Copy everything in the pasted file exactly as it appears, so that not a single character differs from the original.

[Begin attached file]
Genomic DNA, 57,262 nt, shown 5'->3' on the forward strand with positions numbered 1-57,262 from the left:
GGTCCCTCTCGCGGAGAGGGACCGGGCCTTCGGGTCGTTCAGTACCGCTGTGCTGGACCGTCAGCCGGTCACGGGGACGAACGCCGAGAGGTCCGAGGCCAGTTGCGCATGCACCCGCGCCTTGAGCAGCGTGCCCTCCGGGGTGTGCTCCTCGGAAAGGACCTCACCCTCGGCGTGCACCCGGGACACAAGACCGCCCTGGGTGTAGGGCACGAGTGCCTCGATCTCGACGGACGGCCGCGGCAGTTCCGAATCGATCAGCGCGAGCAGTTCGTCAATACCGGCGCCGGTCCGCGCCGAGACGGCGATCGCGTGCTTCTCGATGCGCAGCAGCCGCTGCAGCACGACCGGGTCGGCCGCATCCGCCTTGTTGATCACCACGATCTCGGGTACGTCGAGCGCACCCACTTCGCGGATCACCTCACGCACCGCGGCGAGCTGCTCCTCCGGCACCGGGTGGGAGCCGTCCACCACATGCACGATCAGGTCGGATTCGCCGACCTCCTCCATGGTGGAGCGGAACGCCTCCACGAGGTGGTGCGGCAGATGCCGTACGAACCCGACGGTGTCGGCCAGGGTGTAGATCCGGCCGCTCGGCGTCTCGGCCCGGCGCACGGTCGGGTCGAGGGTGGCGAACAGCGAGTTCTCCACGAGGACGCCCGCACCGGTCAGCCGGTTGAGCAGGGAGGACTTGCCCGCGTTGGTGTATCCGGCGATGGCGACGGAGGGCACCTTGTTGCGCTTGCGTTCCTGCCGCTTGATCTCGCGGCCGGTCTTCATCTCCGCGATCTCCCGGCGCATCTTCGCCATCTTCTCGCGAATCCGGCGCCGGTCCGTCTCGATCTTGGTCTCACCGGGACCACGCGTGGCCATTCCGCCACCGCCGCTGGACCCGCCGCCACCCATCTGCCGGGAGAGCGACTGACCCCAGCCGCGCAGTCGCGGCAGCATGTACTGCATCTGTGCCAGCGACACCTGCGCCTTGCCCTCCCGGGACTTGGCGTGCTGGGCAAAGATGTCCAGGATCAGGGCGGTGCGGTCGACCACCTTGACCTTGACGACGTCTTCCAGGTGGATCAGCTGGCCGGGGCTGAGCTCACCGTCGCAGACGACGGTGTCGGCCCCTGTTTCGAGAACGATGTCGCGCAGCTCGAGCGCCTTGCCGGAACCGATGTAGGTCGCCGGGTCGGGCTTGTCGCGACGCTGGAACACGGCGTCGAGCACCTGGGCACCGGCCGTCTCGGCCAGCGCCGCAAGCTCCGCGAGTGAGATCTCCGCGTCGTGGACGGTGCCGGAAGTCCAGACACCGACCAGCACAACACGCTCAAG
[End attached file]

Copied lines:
Genomic DNA, 57,262 nt, shown 5'->3' on the forward strand with positions numbered 1-57,262 from the left:
GGTCCCTCTCGCGGAGAGGGACCGGGCCTTCGGGTCGTTCAGTACCGCTGTGCTGGACCGTCAGCCGGTCACGGGGACGAACGCCGAGAGGTCCGAGGCCAGTTGCGCATGCACCCGCGCCTTGAGCAGCGTGCCCTCCGGGGTGTGCTCCTCGGAAAGGACCTCACCCTCGGCGTGCACCCGGGACACAAGACCGCCCTGGGTGTAGGGCACGAGTGCCTCGATCTCGACGGACGGCCGCGGCAGTTCCGAATCGATCAGCGCGAGCAGTTCGTCAATACCGGCGCCGGTCCGCGCCGAGACGGCGATCGCGTGCTTCTCGATGCGCAGCAGCCGCTGCAGCACGACCGGGTCGGCCGCATCCGCCTTGTTGATCACCACGATCTCGGGTACGTCGAGCGCACCCACTTCGCGGATCACCTCACGCACCGCGGCGAGCTGCTCCTCCGGCACCGGGTGGGAGCCGTCCACCACATGCACGATCAGGTCGGATTCGCCGACCTCCTCCATGGTGGAGCGGAACGCCTCCACGAGGTGGTGCGGCAGATGCCGTACGAACCCGACGGTGTCGGCCAGGGTGTAGATCCGGCCGCTCGGCGTCTCGGCCCGGCGCACGGTCGGGTCGAGGGTGGCGAACAGCGAGTTCTCCACGAGGACGCCCGCACCGGTCAGCCGGTTGAGCAGGGAGGACTTGCCCGCGTTGGTGTATCCGGCGATGGCGACGGAGGGCACCTTGTTGCGCTTGCGTTCCTGCCGCTTGATCTCGCGGCCGGTCTTCATCTCCGCGATCTCCCGGCGCATCTTCGCCATCTTCTCGCGAATCCGGCGCCGGTCCGTCTCGATCTTGGTCTCACCGGGACCACGCGTGGCCATTCCGCCACCGCCGCTGGACCCGCCGCCACCCATCTGCCGGGAGAGCGACTGACCCCAGCCGCGCAGTCGCGGCAGCATGTACTGCATCTGTGCCAGCGACACCTGCGCCTTGCCCTCCCGGGACTTGGCGTGCTGGGCAAAGATGTCCAGGATCAGGGCGGTGCGGTCGACCACCTTGACCTTGACGACGTCTTCCAGGTGGATCAGCTGGCCGGGGCTGAGCTCACCGTCGCAGACGACGGTGTCGGCCCCTGTTTCGAGAACGATGTCGCGCAGCTCGAGCGCCTTGCCGGAACCGATGTAGGTCGCCGGGTCGGGCTTGTCGCGACGCTGGAACACGGCGTCGAGCACCTGGGCACCGGCCGTCTCGGCCAGCGCCGCAAGCTCCGCGAGTGAGATCTCCGCGTCGTGGACGGTGCCGGAAGTCCAGACACCGACCAGCACAACACGCTCAAG